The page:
The Progressive International Motorcycle Show is making its way across the country. While most of the show is predicable and repetitive from year to year, many of us enjoy perusing the J&P Cycles Ultimate Builder Competition. We should always be skeptical of anything that call itself “Ultimate,” but it is gratifying to see the results of various builders’ dedication of time, talent, and materials to their machines.
This year, the bike to see is the little blue BMW by Jesse Bassett of the Gas Box. This perfect sapphire is radically different from anything else in the competition: radical in its elegance, proportion, and simplicity.
Simplicity is not simple. In a minimalist design, everything must be correct. The design intent must be expressed with only a few notes, as the designer does not have ornament to rely on. While most build-off bikes tend toward over-the-top baroque ornamentation, it is a daring move to pare a bike down almost to the Platonic essence of bike-ness.
Every joint is exposed; every weld, seam, or bend is out there and must be labored over to become pure geometry. This is putting it all on the line – fabricating without a net.
Not only the workmanship, but the design fundamentals are also ruthlessly laid bare. The overall proportions, shape, and lines of the composition absolutely must be right, and they are. The bike is compact but open, like a talented bantam-weight boxer, tough and low. Sinewy. None of the pimpish trappings of a professional wrestler. This has to be planned from the beginning – there is no going back and covering up the fundamental form of the bike. That means the builder needs both the ability to envision the unbuilt and the talent to turn vision into steel.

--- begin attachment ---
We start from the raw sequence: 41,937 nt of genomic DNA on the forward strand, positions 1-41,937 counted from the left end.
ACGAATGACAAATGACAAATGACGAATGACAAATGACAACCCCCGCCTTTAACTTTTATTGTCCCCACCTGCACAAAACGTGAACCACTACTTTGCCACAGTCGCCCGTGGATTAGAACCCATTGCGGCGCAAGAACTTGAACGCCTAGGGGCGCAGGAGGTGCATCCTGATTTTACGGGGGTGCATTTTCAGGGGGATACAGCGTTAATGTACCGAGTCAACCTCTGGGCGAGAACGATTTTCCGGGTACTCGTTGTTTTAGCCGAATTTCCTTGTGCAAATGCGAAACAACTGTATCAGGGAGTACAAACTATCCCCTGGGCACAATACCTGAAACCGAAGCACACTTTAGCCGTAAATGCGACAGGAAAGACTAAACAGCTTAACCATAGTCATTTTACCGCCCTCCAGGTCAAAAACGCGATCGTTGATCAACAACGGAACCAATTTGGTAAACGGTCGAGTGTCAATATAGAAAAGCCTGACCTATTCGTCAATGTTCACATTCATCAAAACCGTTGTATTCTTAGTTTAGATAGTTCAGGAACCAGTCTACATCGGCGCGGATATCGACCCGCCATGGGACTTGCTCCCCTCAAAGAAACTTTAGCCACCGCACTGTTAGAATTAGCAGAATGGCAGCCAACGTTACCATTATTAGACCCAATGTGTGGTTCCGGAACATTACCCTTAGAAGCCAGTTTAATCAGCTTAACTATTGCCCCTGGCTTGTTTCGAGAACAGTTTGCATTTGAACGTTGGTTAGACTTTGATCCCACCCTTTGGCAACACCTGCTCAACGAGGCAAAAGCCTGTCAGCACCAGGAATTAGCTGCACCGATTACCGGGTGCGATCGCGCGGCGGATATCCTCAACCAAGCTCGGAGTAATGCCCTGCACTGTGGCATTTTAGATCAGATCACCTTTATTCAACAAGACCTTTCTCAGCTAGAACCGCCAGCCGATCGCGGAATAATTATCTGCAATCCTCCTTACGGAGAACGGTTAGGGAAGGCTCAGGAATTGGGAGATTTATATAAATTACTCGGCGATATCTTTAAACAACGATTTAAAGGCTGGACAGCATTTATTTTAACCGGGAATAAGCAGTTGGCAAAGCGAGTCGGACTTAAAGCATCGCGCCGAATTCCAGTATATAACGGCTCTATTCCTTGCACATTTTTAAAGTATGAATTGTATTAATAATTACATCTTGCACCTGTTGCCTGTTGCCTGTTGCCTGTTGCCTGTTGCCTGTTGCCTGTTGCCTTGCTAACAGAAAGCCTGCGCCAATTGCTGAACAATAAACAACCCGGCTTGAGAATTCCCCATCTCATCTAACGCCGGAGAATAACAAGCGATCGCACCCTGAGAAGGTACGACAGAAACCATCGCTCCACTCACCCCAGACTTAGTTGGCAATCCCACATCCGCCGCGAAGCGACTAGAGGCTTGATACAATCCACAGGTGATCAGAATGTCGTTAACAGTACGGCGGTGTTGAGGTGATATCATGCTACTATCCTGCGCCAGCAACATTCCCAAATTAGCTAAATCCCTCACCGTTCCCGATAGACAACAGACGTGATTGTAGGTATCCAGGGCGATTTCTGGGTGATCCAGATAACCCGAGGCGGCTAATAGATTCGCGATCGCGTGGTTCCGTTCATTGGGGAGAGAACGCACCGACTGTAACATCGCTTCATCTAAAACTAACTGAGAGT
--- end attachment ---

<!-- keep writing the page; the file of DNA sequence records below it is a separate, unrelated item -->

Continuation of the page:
Although it is a minimalist design, for the careful observer this bike is full of little delights. For example, the little clamps for the spark plug wires running along the intake pipes, which help to visually keep the engine clean. Also, the neat attachment of the driveshaft cover to the rear fender, which only works because this is a hardtail, is a tidy move. The footpegs that are identical to the handgrips create a nice symmetry.
The bike is also a feast of finishes. Various platings and polishings provide subtle variations in sheen, warmth, and brightness of different bare metal components. No exposed material is overlooked. The blue paint – devoid of any pinstriping or embellishment of any kind – is both the perfect color selection and flawlessly applied.
It is always a treat to see all the custom builds, which are such personal statements and represents large investments in time and treasure. It is a special moment to see those bikes that really raise the level of artistry in the builder’s craft. This bike is one of those.